away like chaff

19 examples (0.01 sec)
  • But what he said was borne away like chaff. Cited from The Inferno, by Henri Barbusse
  • One concerted attack by the idle American army would have swept them away like chaff. Cited from Fight for a Free Sea: A Chronicle of the War of 1812, by Ralph D. Paine
  • Of course, in the first collision, the Church was swept away like chaff before the wind. Cited from Blackwood's Edinburgh Magazine, No. 376, February 1847, Vol. 61
  • All resistance was swept away like chaff before the whirlwind. Cited from Castle Craneycrow, by George Barr McCutcheon
  • Every spirit was swept away like chaff before the burst of wind that, hurling and shrieking, bore down upon me. Cited from Animal Ghosts, by Elliott O'Donnell
  • The white fruit is then dried, and the remains of the rind blown away like chaff. Cited from Treatise on Adulterations of Food, and Culinary Poisons, Fredrick Accum
  • Only Miss Messiter and her punchers told the truth, and their words were blown away like chaff. Cited from Wyoming, Story of Outdoor West, by William M Raine
  • But when it did come the result was telling -- men falling on top of men, rear rank pushing forward the first rank, only to be swept away like chaff. Cited from History of Kershaw's Brigade, by D. Augustus Dickert
  • The soldiers of the Duke were swept away like chaff; I could see one here and another there struggling in the vortices of the angry multitude. Cited from Red Axe, by Samuel Rutherford Crockett
  • While immediate apprehensions -- were entertained of war with England, it was promptly said, that if this state of irritation continued, we should be able to sweep the South away like chaff. Cited from The Continental Monthly, Vol. I, Feb, 1862, Number II, by Various
  • Their theories, their controversial successes, their learned arguments, their appeals to the imagination, all seemed to go down, and to be swept away like chaff, before the breath of straightforward common sense and honesty. Cited from The Oxford Movement, by R.W. Church
  • When Jehovah came the air rushed away from Him like a wake; birds were blown away like chaff, and I clung to the sod and the trees and the rocks. Cited from Shallow Soil, by Knut Hamsun
  • September brought tropical storms and typhoons that were terrible, and he saw from his little house on the hillside big trees torn up by the root, buildings swept away like chaff, and out in the harbor great ships lifted from their anchorage and whirled away to destruction. Cited from The Black-Bearded Barbarian, by Marian Keith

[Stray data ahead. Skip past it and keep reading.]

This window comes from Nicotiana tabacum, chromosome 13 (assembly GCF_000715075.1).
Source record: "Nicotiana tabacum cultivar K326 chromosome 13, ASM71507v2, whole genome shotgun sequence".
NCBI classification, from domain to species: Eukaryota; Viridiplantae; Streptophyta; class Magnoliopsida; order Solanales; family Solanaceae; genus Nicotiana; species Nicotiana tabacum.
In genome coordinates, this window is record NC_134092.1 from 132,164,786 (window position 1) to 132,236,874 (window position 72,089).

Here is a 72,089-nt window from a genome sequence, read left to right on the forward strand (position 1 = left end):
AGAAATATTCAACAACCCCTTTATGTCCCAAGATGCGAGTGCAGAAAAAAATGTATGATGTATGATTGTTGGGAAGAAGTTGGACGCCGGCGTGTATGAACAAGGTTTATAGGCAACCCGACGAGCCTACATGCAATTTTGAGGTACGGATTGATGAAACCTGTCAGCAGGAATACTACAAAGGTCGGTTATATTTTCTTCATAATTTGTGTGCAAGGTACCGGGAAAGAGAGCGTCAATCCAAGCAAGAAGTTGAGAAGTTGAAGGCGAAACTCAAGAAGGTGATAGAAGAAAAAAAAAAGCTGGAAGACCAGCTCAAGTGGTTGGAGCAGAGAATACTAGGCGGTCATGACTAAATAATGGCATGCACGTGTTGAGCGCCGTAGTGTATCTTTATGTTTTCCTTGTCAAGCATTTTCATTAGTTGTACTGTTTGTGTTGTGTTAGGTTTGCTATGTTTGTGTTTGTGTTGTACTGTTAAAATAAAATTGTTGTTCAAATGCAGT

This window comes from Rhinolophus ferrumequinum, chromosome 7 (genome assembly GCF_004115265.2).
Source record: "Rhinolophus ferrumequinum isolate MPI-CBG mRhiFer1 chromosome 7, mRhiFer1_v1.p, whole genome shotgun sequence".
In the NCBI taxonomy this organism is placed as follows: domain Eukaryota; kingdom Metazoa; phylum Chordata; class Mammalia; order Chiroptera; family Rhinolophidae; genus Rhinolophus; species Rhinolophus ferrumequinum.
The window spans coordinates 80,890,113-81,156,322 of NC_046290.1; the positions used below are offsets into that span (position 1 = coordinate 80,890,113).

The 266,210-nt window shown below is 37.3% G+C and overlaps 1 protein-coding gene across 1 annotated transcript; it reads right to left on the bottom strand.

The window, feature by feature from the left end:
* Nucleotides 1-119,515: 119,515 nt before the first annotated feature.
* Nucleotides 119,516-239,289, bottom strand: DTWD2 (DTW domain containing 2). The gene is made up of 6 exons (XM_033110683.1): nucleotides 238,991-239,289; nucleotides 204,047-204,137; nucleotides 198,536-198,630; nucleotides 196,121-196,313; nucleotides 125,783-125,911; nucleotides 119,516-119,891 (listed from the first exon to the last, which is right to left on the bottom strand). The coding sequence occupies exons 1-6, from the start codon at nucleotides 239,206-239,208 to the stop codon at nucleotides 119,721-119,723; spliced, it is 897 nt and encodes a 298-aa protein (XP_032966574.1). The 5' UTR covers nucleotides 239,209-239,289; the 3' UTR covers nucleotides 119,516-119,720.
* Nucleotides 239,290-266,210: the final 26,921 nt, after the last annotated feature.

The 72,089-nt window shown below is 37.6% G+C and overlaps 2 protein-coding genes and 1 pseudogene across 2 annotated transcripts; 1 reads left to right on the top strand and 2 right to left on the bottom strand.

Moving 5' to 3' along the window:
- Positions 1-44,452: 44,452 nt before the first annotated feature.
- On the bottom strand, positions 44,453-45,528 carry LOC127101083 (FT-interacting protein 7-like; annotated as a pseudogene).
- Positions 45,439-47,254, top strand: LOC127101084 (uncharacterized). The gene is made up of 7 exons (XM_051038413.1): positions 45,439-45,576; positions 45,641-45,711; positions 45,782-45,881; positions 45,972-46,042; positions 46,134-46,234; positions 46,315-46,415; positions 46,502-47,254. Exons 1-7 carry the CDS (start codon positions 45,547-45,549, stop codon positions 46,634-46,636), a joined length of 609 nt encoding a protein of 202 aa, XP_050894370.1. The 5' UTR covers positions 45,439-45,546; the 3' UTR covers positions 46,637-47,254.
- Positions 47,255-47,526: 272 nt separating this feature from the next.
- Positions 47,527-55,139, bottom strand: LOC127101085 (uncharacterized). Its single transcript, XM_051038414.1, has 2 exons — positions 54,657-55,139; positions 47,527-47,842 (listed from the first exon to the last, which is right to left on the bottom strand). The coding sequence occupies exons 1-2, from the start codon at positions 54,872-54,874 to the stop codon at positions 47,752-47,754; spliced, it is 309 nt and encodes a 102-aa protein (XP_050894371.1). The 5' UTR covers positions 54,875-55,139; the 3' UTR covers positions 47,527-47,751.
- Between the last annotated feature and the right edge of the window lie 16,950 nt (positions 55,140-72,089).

• It served as a boarding-house during our college days, but afterwards Professor James B. Thayer rented it for a term of years, until it was finally swept away like chaff by President Eliot's broom of reform. Cited from Cambridge Sketches, by Frank Preston Stearns
  • It was a /levee en masse/ of the humble, a rush of those who hungered for the miraculous, so irresistible in its impetuosity that mere common sense, mere considerations of public order were to be swept away like chaff. Cited from Three Cities Trilogy, Complete, by Emile Zola
  • Having often been served in its enterprises by the passions of the mob, the Parliament had not foreseen the day when those same outbursts would sweep it away like chaff before the wind with all that regimen of tradition and respect to which it still clung even in its most audacious acts of daring. Cited from A Popular History of France From The Earliest Times, V.6 of 6, by Guizot
  • Hungary's King, Sigismund, was able for a moment in 1396 to unite the nations of Europe against the common danger, but the proud array of mail-clad knights were swept away like chaff before the steady ranks of the janizaries. Cited from The Great Events by Famous Historians, Vol. 8, by Rossiter Johnson
  • This gossip and information, Which the young sentinel picked up bit by bit, he pieced together to make a picture of an invincible, veteran British army, waiting to fall upon the huddled mob of "rebels" at Valley Forge, and sweep them away like chaff. Cited from The Junior Classics, Various
  • Presumptuous, he mounts: I toss his bones Back from the height supernal he has braved: Ay, as his vessel nears my perilous zones, I blow the cockle-shell away like chaff And give him to the Sea he has enslaved. Cited from The Little Book of Modern Verse, Ed. Rittenhouse